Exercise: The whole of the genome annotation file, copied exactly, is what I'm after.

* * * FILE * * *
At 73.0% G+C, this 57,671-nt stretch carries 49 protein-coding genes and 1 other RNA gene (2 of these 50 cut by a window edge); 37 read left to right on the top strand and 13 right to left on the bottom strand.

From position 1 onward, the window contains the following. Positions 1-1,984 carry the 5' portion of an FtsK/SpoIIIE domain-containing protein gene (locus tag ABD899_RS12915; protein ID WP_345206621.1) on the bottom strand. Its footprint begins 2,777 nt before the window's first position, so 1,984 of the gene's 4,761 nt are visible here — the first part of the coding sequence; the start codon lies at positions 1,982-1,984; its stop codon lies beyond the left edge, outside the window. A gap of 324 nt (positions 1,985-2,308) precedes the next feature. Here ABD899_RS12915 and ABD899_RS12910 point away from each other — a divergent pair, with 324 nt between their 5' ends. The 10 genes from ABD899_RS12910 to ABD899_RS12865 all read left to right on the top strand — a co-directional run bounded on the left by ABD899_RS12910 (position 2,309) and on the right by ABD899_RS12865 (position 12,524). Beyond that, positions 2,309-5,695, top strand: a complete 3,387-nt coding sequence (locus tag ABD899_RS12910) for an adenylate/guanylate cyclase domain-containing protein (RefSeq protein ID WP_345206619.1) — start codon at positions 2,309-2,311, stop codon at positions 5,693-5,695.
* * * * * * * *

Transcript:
At 73.0% G+C, this 57,671-nt stretch carries 49 protein-coding genes and 1 other RNA gene (2 of these 50 cut by a window edge); 37 read left to right on the top strand and 13 right to left on the bottom strand.

From position 1 onward, the window contains the following. Positions 1-1,984 carry the 5' portion of an FtsK/SpoIIIE domain-containing protein gene (locus tag ABD899_RS12915; protein ID WP_345206621.1) on the bottom strand. Its footprint begins 2,777 nt before the window's first position, so 1,984 of the gene's 4,761 nt are visible here — the first part of the coding sequence; the start codon lies at positions 1,982-1,984; its stop codon lies beyond the left edge, outside the window. A gap of 324 nt (positions 1,985-2,308) precedes the next feature. Here ABD899_RS12915 and ABD899_RS12910 point away from each other — a divergent pair, with 324 nt between their 5' ends. The 10 genes from ABD899_RS12910 to ABD899_RS12865 all read left to right on the top strand — a co-directional run bounded on the left by ABD899_RS12910 (position 2,309) and on the right by ABD899_RS12865 (position 12,524). Beyond that, positions 2,309-5,695, top strand: a complete 3,387-nt coding sequence (locus tag ABD899_RS12910) for an adenylate/guanylate cyclase domain-containing protein (RefSeq protein ID WP_345206619.1) — start codon at positions 2,309-2,311, stop codon at positions 5,693-5,695.